Jay
Ttelmah



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PostPosted: Thu Jan 25, 2018 12:19 pm     Reply with quote

Lets give some of the major pluses.

DMA. Used properly can be great. I'm using it for SD cards, ADC's etc., and the sheer ability to move data in the background is great. Some PIC18's do have DMA, but the capabilities on the PIC24 are much better. I had 'back answers' recently on a new chip with the ADC data being transferred through a different register than the application notes said, but that was exceptional and specific to a couple of new chips.
The sheer speed of the maths. Many have hardware divide, and the speed really is massively better.
The actual clock rates and amount of RAM.
In many cases the chips are cheaper than PIC18's!.
So, yes you need to look at the compiler cost, and the learning curve, but it is worthwhile at the end.
Then you do have 64bit integers etc..
Very Happy
demedeiros



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PostPosted: Thu Jan 25, 2018 1:42 pm     Reply with quote

Thank you all for the information. This is exactly the type of info I was looking for.

I will most certainly look at the offerings of US Digital. Seems like they make an encoder counter to SPI IC, which may work quite well for my application.

Thanks!!
newguy



Joined: 24 Jun 2004
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PostPosted: Thu Jan 25, 2018 1:44 pm     Reply with quote

One unique gotcha to watch out for: if porting 18F code to a dsPIC, you must be cognizant of the fact that with the PCH (and lower) compilers, all integers are unsigned by default. With PCD, they're signed by default. That's the reason why I'm always explicit with my declarations now and always include signed or unsigned no matter what. That way I can take code developed for one platform and easily migrate to the other.

Other than that, just read the (usually) chapter 2 of the data sheet regarding the how-to of using the dsPIC/laying out the PCB and you'll be fine. To be honest, I much prefer dsPICs to any of the 8 bit PICs now. Of course, it all depends on the application whether you opt for one or the other but all other considerations being equal, I love the dsPICs.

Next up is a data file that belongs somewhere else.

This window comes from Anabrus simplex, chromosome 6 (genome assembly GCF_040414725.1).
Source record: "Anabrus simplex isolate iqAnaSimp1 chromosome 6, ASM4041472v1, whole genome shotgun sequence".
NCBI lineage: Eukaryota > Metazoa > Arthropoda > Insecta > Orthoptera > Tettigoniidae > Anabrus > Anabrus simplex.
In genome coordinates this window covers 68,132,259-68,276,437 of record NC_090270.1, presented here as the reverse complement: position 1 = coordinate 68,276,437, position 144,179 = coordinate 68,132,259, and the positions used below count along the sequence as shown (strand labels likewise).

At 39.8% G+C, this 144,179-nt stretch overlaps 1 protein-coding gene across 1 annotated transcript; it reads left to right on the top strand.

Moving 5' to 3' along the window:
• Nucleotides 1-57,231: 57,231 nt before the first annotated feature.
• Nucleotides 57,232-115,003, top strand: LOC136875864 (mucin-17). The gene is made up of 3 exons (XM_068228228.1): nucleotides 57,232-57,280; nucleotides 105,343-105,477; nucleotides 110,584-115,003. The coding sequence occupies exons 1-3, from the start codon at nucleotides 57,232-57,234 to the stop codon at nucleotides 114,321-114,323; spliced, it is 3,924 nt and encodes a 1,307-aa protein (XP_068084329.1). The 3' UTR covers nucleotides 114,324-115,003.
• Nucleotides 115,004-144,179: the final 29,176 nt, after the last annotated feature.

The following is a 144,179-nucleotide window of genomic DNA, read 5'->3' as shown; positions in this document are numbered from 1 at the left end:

Ttelmah



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PostPosted: Thu Jan 25, 2018 2:59 pm     Reply with quote

Yes. The default being signed is a real 'gotcha'. It can catch you in a lot of ways. That's why I put this near the top of my list. Lot's of little things here. It was one of the big differences between CCS and most C's on larger chips, so having to 'unlearn' that can be quite important.
drh



Joined: 12 Jul 2004
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PostPosted: Fri Jan 26, 2018 8:49 am     Reply with quote

Make sure to check the errata document.
http://ww1.microchip.com/downloads/en/DeviceDoc/80000533M.pdf
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David
Ttelmah



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PostPosted: Fri Jan 26, 2018 9:05 am     Reply with quote

I must admit that chip family is running towards a 'record' in the errata stakes. Ouch.

Crying or Very sad
jeremiah



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PostPosted: Sat Jan 27, 2018 3:03 pm     Reply with quote

Ttelmah wrote:
Yes. The default being signed is a real 'gotcha'. It can catch you in a lot of ways. That's why I put this near the top of my list. Lot's of little things here. It was one of the big differences between CCS and most C's on larger chips, so having to 'unlearn' that can be quite important.


The worst part about this was that it used to be unsigned for PIC24's. We were updating a slightly older project which was previously compiled on a version of PCD where they were unsigned. The newer version of PCD at the time was the first to make them signed and I didn't catch that. That led to quite a few bugs that were difficult to track down. After all, that if statement is pretty simple and it always worked before...so it couldn't be that part...right?